So it's not trivial code to write; it's quite possible for LVM or the filesystem to have a bug that corrupts your data under the right circumstances.
2014-01-02 13:29:54.257 Main:0x1fcb2db0 <WARNING> @v_dev_node0003: 01000/3938: MiniRos 54043196826332083 does not have proper SAL files2014-01-02 13:29:54.278 Main:0x1fcb2db0 <PANIC> @v_dev_node0003: VX001/2973: Data consistency problems found; startup aborted HINT: Check that all file systems are properly mounted. Also, the --force option can be used to delete corrupted data and recover from the cluster LOCATION: mainEntryPoint, /scratch_a/release/vbuild/vertica/Basics/vertica.cpp:10822014-01-02 13:29:54.305 Main:0x1fcb2db0 [Main] <PANIC> Wrote backtrace to ErrorReport.txt
You said to accomplish this challenge, run the installer, which installer did you mean?
And you also said, HP will not this configuration, correct?!
aseering wrote:Hi Bill,Vertica will run on LVM. You can accomplish this by running the installer, pointing it at an LVM volume, and following the displayed instructions to ignore the warning that you receive.That said, we don't provide support for the configuration. The reason that we don't support it isn't fundamental to Vertica. It's because, among other reasons, many older versions of LVM (shipped with Linux distributions that we still support) have known limitations in them that can lead to data corruption. For one specific technical example, LVM did not properly/fully support write barriers prior to the Linux 2.6.33 kernel. (As always, vendor kernels may vary; that's the upstream version number.) This limitation affects all applications, including databases, running the affected kernels.Vertica will work on just about anything, more so than many other products because of our design. (I've seen Vertica run on a FUSE-backed older version of encfs, for example. It didn't run well, but it ran, which is more than I can say for many applications on that particular installation...) But we have a high standard for what we list as supported.Given all that -- many things are possible; but if you want a commitment, why trust me :-) Talk to your sales rep.Out of curiosity, why is LVM important to your use case? The typical use cases for LVM are partitioning of disk space among multiple services on a single machine, and fast snapshot-based backup/restore. Vertica is intended for large data sets and workloads; you wouldn't generally use Vertica on part of a machine, you use it on part of a data center. For snapshots, our backup tool is able to perform fast, efficient snapshots on regular ext3/4.Adam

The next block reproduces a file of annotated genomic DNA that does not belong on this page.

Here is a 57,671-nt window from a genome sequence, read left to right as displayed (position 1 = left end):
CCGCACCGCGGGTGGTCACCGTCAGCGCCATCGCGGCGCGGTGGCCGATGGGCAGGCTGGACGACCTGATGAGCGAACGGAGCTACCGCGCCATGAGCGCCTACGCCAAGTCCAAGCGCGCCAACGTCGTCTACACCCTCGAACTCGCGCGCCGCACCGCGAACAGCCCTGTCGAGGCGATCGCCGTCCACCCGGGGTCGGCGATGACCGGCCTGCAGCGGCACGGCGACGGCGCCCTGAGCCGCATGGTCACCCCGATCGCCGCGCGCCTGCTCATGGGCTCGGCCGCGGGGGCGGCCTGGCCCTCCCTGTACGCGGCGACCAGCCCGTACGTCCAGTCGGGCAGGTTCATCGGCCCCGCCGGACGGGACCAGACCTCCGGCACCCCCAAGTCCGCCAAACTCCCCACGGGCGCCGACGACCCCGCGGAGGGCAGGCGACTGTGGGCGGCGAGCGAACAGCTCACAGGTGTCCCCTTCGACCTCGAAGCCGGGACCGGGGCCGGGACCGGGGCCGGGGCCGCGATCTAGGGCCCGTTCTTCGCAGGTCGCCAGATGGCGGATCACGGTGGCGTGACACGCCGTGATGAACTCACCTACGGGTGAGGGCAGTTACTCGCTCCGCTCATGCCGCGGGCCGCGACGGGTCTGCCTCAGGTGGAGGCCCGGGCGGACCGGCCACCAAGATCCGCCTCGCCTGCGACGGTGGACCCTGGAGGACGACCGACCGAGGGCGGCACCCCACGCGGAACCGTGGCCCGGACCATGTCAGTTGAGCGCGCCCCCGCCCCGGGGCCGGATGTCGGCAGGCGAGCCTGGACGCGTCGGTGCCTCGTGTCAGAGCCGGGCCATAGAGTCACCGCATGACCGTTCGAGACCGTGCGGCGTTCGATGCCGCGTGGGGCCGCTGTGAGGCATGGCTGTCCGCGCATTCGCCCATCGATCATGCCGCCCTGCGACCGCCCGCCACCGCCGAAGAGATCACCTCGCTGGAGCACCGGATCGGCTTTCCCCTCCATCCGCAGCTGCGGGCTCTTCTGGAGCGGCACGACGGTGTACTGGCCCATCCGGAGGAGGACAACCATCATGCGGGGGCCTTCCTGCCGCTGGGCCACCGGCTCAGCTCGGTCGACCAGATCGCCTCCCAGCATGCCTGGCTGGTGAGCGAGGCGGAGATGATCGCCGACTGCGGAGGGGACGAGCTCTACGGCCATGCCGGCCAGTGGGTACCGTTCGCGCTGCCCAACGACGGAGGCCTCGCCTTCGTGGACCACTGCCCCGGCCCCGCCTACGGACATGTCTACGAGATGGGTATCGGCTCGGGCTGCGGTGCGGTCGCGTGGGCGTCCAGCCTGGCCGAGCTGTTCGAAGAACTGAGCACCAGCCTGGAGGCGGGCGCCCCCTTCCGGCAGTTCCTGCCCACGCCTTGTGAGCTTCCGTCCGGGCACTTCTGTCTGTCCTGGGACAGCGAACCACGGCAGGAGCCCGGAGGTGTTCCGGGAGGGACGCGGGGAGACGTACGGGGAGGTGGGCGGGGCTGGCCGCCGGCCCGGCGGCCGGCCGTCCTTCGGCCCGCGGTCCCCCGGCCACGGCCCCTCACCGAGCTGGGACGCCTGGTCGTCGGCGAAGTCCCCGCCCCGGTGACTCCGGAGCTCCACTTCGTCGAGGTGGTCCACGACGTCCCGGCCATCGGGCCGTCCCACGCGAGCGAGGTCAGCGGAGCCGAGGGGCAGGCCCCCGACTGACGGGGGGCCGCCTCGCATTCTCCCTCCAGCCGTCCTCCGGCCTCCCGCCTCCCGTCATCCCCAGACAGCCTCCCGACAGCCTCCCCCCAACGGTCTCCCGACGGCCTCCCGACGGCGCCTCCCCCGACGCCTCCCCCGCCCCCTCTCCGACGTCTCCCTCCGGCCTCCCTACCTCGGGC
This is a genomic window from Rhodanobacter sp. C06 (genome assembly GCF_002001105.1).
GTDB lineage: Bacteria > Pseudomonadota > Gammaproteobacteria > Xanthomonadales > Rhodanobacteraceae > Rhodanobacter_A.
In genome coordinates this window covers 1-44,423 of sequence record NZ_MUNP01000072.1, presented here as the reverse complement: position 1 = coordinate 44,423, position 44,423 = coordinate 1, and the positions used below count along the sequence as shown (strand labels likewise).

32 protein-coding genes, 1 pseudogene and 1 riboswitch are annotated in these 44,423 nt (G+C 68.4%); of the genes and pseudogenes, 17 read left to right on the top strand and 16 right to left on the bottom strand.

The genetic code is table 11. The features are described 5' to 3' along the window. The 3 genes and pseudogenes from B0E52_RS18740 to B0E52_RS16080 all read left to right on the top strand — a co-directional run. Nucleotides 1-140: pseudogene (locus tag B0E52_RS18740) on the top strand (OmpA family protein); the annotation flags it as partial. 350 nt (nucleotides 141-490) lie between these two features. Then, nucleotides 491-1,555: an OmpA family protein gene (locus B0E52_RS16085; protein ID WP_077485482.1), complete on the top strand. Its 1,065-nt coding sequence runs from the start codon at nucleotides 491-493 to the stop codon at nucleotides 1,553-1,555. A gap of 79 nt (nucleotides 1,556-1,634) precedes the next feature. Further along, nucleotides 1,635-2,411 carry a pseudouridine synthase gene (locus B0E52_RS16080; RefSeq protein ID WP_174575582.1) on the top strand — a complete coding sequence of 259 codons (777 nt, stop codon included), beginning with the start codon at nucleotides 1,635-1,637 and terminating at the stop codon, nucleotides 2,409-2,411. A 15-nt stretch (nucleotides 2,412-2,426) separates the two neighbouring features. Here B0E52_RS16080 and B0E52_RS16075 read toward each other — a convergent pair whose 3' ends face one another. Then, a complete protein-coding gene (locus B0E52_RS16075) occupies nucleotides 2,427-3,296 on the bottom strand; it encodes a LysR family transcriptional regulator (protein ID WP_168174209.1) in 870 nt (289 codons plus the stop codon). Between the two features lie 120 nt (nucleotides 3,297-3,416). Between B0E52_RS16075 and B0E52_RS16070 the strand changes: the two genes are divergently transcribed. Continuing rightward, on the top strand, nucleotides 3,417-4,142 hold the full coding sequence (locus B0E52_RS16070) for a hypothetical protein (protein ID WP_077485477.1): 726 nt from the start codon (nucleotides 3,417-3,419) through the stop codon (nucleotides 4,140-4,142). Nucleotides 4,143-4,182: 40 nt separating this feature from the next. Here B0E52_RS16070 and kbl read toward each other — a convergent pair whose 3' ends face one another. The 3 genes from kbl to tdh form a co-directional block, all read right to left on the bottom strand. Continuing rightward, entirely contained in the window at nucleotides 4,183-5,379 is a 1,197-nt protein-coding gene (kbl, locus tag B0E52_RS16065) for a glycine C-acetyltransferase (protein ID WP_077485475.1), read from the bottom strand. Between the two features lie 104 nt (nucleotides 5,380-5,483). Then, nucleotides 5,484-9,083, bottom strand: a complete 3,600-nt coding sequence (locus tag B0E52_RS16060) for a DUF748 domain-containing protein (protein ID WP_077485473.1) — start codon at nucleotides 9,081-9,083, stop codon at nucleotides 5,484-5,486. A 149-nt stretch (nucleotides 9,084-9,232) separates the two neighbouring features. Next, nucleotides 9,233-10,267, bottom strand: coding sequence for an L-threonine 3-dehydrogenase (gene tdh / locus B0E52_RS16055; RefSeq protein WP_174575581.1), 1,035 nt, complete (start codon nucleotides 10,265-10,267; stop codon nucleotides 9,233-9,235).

Missed the word "support", my apolology!
HP will not support this configuration, correct?!
Which version of Vertica?
For RHL 7.4 you'll need Vertica 8.1.1-7 or later.
Also, your LVM version must be 2.02.66 or later, and must include device-mapper version 1.02.48 or later.